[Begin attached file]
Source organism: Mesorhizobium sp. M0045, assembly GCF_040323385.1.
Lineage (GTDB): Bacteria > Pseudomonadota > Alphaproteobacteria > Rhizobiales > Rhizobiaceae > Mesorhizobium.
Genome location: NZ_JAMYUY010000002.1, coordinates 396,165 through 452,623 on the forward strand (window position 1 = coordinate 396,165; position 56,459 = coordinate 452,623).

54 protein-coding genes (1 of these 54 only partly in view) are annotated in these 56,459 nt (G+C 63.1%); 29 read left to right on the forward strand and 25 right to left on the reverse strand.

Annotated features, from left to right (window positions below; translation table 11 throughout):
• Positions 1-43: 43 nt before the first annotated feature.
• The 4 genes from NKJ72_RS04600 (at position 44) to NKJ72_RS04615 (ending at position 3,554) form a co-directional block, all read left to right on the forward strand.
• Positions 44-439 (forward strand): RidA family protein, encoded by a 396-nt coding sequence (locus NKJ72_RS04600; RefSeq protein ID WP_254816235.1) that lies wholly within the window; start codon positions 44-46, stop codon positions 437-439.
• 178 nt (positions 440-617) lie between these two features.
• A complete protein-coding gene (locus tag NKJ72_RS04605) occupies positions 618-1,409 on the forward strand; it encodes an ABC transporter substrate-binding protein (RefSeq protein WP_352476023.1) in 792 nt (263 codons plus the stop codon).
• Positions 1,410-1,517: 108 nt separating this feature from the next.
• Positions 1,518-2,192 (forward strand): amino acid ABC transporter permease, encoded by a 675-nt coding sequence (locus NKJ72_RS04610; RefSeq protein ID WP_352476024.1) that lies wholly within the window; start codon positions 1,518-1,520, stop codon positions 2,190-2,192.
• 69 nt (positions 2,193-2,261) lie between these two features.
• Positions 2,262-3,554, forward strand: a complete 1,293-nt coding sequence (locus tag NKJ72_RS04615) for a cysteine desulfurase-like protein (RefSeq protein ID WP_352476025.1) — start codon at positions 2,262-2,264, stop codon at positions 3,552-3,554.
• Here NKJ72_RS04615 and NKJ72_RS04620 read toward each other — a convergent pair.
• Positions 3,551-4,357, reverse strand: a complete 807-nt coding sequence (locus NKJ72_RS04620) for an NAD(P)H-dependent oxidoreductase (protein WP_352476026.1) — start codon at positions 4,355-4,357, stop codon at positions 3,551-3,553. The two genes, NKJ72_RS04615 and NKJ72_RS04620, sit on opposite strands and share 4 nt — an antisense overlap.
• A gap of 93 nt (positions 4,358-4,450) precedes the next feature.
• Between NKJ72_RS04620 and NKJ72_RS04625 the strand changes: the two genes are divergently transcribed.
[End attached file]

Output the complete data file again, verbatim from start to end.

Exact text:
Source organism: Mesorhizobium sp. M0045, assembly GCF_040323385.1.
Lineage (GTDB): Bacteria > Pseudomonadota > Alphaproteobacteria > Rhizobiales > Rhizobiaceae > Mesorhizobium.
Genome location: NZ_JAMYUY010000002.1, coordinates 396,165 through 452,623 on the forward strand (window position 1 = coordinate 396,165; position 56,459 = coordinate 452,623).

54 protein-coding genes (1 of these 54 only partly in view) are annotated in these 56,459 nt (G+C 63.1%); 29 read left to right on the forward strand and 25 right to left on the reverse strand.

Annotated features, from left to right (window positions below; translation table 11 throughout):
• Positions 1-43: 43 nt before the first annotated feature.
• The 4 genes from NKJ72_RS04600 (at position 44) to NKJ72_RS04615 (ending at position 3,554) form a co-directional block, all read left to right on the forward strand.
• Positions 44-439 (forward strand): RidA family protein, encoded by a 396-nt coding sequence (locus NKJ72_RS04600; RefSeq protein ID WP_254816235.1) that lies wholly within the window; start codon positions 44-46, stop codon positions 437-439.
• 178 nt (positions 440-617) lie between these two features.
• A complete protein-coding gene (locus tag NKJ72_RS04605) occupies positions 618-1,409 on the forward strand; it encodes an ABC transporter substrate-binding protein (RefSeq protein WP_352476023.1) in 792 nt (263 codons plus the stop codon).
• Positions 1,410-1,517: 108 nt separating this feature from the next.
• Positions 1,518-2,192 (forward strand): amino acid ABC transporter permease, encoded by a 675-nt coding sequence (locus NKJ72_RS04610; RefSeq protein ID WP_352476024.1) that lies wholly within the window; start codon positions 1,518-1,520, stop codon positions 2,190-2,192.
• 69 nt (positions 2,193-2,261) lie between these two features.
• Positions 2,262-3,554, forward strand: a complete 1,293-nt coding sequence (locus tag NKJ72_RS04615) for a cysteine desulfurase-like protein (RefSeq protein ID WP_352476025.1) — start codon at positions 2,262-2,264, stop codon at positions 3,552-3,554.
• Here NKJ72_RS04615 and NKJ72_RS04620 read toward each other — a convergent pair.
• Positions 3,551-4,357, reverse strand: a complete 807-nt coding sequence (locus NKJ72_RS04620) for an NAD(P)H-dependent oxidoreductase (protein WP_352476026.1) — start codon at positions 4,355-4,357, stop codon at positions 3,551-3,553. The two genes, NKJ72_RS04615 and NKJ72_RS04620, sit on opposite strands and share 4 nt — an antisense overlap.
• A gap of 93 nt (positions 4,358-4,450) precedes the next feature.
• Between NKJ72_RS04620 and NKJ72_RS04625 the strand changes: the two genes are divergently transcribed.